Anne Sexton

(9 November 1928 – 4 October 1974 / Newton, Massachusetts)

Christmas Eve


Oh sharp diamond, my mother!
I could not count the cost
of all your faces, your moods-
that present that I lost.
Sweet girl, my deathbed,
my jewel-fingered lady,
your portrait flickered all night
by the bulbs of the tree.

Your face as calm as the moon
over a mannered sea,
presided at the family reunion,
the twelve grandchildren
you used to wear on your wrist,
a three-months-old baby,
a fat check you never wrote,
the red-haired toddler who danced the twist,
your aging daughters, each one a wife,
each one talking to the family cook,
each one avoiding your portrait,
each one aping your life.

Later, after the party,
after the house went to bed,
I sat up drinking the Christmas brandy,
watching your picture,
letting the tree move in and out of focus.
The bulbs vibrated.
They were a halo over your forehead.
Then they were a beehive,
blue, yellow, green, red;
each with its own juice, each hot and alive
stinging your face. But you did not move.
I continued to watch, forcing myself,
waiting, inexhaustible, thirty-five.

I wanted your eyes, like the shadows
of two small birds, to change.
But they did not age.
The smile that gathered me in, all wit,
all charm, was invincible.
Hour after hour I looked at your face
but I could not pull the roots out of it.
Then I watched how the sun hit your red sweater, your withered neck,
your badly painted flesh-pink skin.
You who led me by the nose, I saw you as you were.
Then I thought of your body
as one thinks of murder-

Then I said Mary-
Mary, Mary, forgive me
and then I touched a present for the child,
the last I bred before your death;
and then I touched my breast
and then I touched the floor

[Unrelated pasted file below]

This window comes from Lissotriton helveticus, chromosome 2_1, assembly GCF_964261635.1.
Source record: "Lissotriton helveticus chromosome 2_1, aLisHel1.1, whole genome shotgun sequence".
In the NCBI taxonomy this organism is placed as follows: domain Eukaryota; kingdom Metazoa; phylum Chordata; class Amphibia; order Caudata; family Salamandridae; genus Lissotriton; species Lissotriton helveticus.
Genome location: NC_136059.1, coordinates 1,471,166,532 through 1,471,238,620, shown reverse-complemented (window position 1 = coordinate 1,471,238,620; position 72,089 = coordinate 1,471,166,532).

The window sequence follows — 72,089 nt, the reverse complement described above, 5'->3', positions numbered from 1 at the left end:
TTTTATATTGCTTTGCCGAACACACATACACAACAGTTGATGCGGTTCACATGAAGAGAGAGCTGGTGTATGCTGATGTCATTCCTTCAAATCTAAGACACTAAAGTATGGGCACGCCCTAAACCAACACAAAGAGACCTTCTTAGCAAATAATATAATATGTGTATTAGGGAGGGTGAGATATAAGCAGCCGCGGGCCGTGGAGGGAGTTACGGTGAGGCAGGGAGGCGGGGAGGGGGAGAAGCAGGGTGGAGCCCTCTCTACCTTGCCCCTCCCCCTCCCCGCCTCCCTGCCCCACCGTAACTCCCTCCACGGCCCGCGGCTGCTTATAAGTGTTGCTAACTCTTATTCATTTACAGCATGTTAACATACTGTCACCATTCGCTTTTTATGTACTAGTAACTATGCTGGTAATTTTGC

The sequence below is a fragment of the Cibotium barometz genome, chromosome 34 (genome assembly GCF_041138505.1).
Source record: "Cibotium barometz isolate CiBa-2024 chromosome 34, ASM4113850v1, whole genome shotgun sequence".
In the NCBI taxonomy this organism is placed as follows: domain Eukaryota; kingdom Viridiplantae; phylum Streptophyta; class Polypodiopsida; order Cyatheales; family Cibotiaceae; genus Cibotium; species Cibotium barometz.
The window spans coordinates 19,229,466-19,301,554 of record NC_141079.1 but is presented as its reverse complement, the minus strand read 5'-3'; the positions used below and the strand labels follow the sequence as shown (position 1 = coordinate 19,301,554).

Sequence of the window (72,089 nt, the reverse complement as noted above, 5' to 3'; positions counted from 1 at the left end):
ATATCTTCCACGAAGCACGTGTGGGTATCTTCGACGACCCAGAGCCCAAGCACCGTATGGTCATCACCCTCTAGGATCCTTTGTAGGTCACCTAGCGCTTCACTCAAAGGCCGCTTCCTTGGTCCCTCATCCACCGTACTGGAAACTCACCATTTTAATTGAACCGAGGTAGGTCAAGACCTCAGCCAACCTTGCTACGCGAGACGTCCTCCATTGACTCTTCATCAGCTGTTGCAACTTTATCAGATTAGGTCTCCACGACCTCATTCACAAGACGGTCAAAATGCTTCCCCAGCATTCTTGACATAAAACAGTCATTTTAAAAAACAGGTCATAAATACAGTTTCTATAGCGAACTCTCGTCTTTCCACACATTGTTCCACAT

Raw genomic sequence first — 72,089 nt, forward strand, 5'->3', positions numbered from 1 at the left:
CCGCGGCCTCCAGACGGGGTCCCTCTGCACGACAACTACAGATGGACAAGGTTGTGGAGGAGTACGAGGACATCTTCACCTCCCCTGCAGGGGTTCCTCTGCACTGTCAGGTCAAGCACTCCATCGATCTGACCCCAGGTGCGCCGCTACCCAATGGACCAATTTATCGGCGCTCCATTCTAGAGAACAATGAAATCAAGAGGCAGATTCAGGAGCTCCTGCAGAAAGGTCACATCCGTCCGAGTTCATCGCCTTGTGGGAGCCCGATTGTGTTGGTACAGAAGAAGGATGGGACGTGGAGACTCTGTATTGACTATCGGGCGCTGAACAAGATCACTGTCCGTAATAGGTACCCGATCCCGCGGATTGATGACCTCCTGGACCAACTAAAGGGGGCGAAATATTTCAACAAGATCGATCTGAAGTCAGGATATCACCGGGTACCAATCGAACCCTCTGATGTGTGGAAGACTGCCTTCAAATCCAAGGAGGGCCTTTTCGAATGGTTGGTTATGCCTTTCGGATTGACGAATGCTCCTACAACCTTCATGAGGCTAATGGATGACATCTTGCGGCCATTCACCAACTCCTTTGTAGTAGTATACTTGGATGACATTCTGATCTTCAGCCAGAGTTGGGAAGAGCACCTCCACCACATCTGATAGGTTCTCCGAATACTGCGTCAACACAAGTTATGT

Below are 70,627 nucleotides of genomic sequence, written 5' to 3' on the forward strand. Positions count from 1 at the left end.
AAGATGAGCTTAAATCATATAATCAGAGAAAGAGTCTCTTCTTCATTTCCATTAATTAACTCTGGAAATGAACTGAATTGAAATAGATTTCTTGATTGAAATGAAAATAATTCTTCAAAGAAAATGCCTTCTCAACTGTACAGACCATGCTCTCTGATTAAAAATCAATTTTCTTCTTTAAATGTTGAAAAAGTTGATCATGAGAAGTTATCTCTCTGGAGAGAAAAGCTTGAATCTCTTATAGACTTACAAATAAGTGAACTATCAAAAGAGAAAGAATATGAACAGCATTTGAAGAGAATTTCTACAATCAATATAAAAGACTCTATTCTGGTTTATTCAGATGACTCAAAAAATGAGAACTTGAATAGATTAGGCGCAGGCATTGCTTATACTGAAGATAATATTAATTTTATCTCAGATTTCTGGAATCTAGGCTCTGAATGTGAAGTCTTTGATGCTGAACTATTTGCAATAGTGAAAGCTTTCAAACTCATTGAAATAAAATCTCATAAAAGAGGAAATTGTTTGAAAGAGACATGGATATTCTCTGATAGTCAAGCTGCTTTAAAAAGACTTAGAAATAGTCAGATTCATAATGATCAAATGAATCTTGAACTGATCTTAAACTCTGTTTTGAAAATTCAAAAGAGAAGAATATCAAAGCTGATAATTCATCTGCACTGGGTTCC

and then my breast again as if,
somehow, it were one of yours.

Submitted: Tuesday, June 27, 2006
Edited: Wednesday, August 11, 2010

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Comments about this poem (Christmas Eve by Anne Sexton )

  • Bronze Star - 2,179 Points John Richter (12/2/2014 7:47:00 AM)

    Inspired? Can you expand on that? What does this poem mean to you? How does it inspire you? The woman presents a schism here (to me.) A variant of different moods, temperament, feelings toward her mother - who we find has passed by this time - and then inspired herself by the child last born before her mother's death.... From anger, resentment, hatred and even murder, to regret, guilt, and corporal love of her mother - the soothing touch that only a mother's body can present.... An incredibly lovely - surreal poem. (Report) Reply

  • Rookie - 0 Points Dawn Fuzan (4/28/2014 4:11:00 PM)

    I am inspired by this poem , its interesting (Report) Reply

  • Rookie - 15 Points Amy Marie (12/26/2010 9:01:00 PM)

    I love the way this poem fills my senses. I love Christmas eve evenings too :) (Report) Reply

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